The number of hours in a week has not changed: There are still 168. No more, no less. Yet, we all struggle with squeezing every second out of every hour, every day. I get it … too much to do, not enough time. So, how to do plan your day to get the most effective time management in place.
Stay with me for a minute (still, 60 seconds). This is not an article on time management, per se, but rather a challenge to reflect upon and assess whether the tasks you invest and give your time to, is impeding you dedicating time to building and growing your business. For most of us, it is too easy to lose focus on what we do best (in your case, practicing law) and instead find ourselves scrambling to meet presentation outline deadlines or skipping a potentially high impact networking opportunity.
For decades now, we frequently hear law firm clients lamenting that time management is one of their greatest challenges. Developing the business, delivering extraordinary service, billing AND collecting, and all those administrative tasks many lawyers must attend to, aside from any additional firm or professional development obligations they may have. Yep, it can be overwhelming. That is precisely the reason why we must continuously assess where we are spending our time.
Our clients have heard me say many times, “As a prosperous business owner, you have two jobs:
- Deliver extraordinary services to your clients (part of that is producing superior work product)
- Be the face of your firm.
Everything else may be delegated or outsourced.” You must allocate time to those tasks, which are in your “expert” wheelhouse, and assign to others the items which are not a productive use of your time.
With that in mind, then, why do some lawyers eat meals at their desks most days instead of scheduling coffee/meal with a referral source, client or even colleague to nurture those relationships (this task falls under “being the face of your firm”)?
How is it a good use of a lawyer’s time to think they can blog regularly, enough to gain traction to build a robust online reputation? This is totally not a good use of your time. There are writers, even lawyer writers, who can and do stay abreast of issues and timely topics within your area of legal expertise who will curate content for you regularly. For Google’s purposes, the content needs to be quick, concise, and factually accurate. 300-500 words, max. This is a marketing task that we never want our lawyer clients allocating time to; it’s just not worth their limited time, and likely, the content developed may not be “marketing ready”. Check this task off your list and consider, instead, how you can re-direct that time to nurturing leads, new contacts, and other qualified sources of new/expanded business.
It’s somewhat troubling to me, after over 25 years of working with lawyers, that they complain about not having enough time to do “x y z” in an effort to develop a prosperous book of business. Yet, when I hear how they spend a typical day, I think to myself, “Oh my gosh, he/she is wasting so much time on tasks that others within the firm could do.” For instance, one of our clients insisted on doing all of her own document revisions because “my assistant can’t read my team’s writing.” Really?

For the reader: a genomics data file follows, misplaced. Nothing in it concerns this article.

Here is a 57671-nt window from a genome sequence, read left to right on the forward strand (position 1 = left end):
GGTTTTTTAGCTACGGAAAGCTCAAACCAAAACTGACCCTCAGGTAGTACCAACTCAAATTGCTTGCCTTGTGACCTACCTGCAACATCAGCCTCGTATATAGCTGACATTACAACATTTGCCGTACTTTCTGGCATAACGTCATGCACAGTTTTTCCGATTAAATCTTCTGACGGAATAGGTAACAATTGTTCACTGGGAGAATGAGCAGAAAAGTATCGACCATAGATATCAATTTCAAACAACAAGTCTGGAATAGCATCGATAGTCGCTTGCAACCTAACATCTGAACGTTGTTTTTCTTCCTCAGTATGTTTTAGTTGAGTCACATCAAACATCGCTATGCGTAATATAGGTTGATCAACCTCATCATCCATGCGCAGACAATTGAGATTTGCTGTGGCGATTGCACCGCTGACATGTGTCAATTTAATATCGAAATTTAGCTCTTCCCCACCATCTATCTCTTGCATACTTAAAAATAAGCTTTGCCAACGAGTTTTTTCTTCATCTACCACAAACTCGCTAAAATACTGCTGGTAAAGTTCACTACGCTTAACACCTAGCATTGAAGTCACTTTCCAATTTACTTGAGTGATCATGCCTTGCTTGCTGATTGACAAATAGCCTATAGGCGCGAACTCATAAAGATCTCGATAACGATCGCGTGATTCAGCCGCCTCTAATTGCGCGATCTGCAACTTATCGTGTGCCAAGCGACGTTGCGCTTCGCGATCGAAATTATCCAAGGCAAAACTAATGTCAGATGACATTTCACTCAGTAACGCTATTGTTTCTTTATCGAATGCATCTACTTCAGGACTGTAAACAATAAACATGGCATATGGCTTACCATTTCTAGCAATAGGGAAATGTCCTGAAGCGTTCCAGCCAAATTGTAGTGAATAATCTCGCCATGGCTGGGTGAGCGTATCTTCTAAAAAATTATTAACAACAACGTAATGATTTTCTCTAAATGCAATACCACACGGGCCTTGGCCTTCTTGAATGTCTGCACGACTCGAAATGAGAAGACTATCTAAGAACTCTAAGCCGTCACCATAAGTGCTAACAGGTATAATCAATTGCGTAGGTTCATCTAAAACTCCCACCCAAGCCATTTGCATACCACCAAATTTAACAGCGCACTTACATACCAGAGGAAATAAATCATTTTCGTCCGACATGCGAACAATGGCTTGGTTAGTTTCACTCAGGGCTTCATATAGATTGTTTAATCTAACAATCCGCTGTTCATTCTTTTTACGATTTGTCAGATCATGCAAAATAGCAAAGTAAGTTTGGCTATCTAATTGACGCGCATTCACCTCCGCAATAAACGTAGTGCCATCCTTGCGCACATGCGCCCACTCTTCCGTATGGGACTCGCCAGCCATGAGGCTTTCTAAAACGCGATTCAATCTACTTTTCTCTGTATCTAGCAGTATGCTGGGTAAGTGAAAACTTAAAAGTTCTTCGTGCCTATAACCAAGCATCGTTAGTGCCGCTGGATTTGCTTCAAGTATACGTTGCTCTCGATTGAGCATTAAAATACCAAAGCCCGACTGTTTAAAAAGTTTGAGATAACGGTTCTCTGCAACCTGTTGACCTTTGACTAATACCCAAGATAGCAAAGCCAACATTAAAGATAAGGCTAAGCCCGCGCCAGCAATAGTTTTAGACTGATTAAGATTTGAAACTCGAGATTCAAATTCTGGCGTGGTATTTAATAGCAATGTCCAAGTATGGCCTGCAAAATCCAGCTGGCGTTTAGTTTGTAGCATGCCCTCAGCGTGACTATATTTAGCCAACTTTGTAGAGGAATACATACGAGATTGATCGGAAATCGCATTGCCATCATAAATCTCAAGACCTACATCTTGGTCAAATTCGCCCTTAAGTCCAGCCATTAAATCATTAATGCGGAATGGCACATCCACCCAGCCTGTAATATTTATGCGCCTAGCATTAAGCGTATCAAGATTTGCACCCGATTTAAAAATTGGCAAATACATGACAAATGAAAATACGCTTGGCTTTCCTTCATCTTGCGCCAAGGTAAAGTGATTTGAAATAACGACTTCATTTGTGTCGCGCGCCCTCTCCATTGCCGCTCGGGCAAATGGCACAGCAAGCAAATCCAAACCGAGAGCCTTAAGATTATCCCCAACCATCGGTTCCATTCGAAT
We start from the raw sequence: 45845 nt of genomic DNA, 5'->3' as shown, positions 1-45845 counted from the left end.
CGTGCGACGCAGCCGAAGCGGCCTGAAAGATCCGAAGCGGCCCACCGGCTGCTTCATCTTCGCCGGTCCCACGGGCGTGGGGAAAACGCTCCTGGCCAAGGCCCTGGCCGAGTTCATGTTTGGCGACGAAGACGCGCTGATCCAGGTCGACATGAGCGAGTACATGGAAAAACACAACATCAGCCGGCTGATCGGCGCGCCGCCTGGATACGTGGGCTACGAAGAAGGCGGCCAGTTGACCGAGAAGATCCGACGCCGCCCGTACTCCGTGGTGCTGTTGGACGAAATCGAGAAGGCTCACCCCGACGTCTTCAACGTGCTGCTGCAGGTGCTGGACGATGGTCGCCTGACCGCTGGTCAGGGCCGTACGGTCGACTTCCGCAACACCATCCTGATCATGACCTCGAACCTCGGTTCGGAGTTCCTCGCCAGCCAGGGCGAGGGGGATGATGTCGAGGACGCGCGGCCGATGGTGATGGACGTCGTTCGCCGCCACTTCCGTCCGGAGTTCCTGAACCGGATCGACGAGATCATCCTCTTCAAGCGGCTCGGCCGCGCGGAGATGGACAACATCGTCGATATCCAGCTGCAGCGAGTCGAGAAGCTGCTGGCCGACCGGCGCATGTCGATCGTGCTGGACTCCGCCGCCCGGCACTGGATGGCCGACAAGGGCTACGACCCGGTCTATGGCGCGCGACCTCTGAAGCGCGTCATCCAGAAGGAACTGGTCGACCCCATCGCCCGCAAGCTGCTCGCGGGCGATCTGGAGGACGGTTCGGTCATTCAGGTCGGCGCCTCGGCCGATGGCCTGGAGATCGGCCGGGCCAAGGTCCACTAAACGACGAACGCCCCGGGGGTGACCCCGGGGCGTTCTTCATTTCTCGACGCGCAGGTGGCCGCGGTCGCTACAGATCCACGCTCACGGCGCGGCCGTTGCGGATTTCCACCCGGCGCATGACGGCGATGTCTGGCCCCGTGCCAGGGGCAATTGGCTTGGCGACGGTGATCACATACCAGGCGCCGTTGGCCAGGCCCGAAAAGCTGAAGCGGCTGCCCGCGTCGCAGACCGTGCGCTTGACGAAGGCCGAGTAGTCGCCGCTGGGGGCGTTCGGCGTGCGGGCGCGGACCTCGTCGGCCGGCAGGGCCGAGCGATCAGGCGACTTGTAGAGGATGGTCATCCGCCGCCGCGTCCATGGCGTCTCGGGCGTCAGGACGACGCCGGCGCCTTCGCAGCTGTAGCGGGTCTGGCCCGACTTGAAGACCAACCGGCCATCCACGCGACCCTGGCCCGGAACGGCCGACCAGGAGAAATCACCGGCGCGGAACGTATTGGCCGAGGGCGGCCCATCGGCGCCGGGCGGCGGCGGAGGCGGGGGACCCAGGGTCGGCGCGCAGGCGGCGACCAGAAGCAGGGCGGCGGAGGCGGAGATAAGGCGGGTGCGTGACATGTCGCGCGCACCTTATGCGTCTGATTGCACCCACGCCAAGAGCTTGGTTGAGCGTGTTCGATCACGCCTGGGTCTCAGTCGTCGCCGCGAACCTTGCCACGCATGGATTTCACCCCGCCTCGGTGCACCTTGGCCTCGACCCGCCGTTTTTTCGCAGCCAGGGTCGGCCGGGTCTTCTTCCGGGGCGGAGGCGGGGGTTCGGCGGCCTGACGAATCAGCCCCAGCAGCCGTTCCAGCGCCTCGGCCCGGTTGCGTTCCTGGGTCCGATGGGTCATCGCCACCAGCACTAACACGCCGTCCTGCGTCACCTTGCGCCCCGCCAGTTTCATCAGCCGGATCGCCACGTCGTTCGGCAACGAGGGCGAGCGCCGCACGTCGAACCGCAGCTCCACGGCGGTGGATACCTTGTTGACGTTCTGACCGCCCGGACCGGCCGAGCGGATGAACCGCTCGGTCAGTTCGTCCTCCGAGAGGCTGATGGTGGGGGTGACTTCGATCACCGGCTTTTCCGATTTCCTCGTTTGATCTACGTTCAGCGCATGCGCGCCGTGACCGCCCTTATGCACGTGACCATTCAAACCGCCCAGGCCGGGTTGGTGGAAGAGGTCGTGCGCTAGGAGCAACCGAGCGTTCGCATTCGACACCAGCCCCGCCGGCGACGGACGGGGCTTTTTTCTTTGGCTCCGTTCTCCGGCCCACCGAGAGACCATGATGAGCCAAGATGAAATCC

In connection with building a prosperous business, why do some lawyers resist engaging business development experts instead of beating themselves up not for knowing “what” or “how” to attract new clients? We hear from frustrated lawyers all the time that they know “what” to do but don’t know “how” or they’ve never made the time to get organized. In short, they don’t know how to build a book of business, in an organized manner. And, why would they? Law school or anything/one up to this point has taught them how. Building a prosperous book of business is not intuitive, for most.
When we hear these lamentations from well-intentioned lawyers, I use the common example of “you retain a CPA to handle your year-end accounting/taxes, right? Then why would you not retain a legal marketing expert to guide and advise you on how to build a prosperous legal services business?”
So, the question is this: on a daily basis, are you doing what you do best and delegating those tasks outside of your legal expertise to other trained professionals? Why or why not?
Consider these steps to re-capture your valuable time:
- For a month, enter into your time/billing system all administrative, marketing, and non-billable entries. Keep as detailed entries as possible.
- At month’s end, review all non-billable time entries to identify those tasks which may be delegated/outsourced.
- Of those tasks which may be delegated, discuss with your firm administrator or trusted advisor/colleague how tasks may be re-assigned internally and/or the outside expertise needed sourced. Seek the needed resources within your network and marvel at how solutions will appear.
Our time flies by too quickly not to ensure that we are maximizing and leveraging every minute to propel our business goals forward. No more playing postman, bookkeeper, stenographer, or housekeeper. Do what you do best and re-assign the rest. You will find that you have more than enough time to build that prosperous business for which you aspire. Kimberly Rice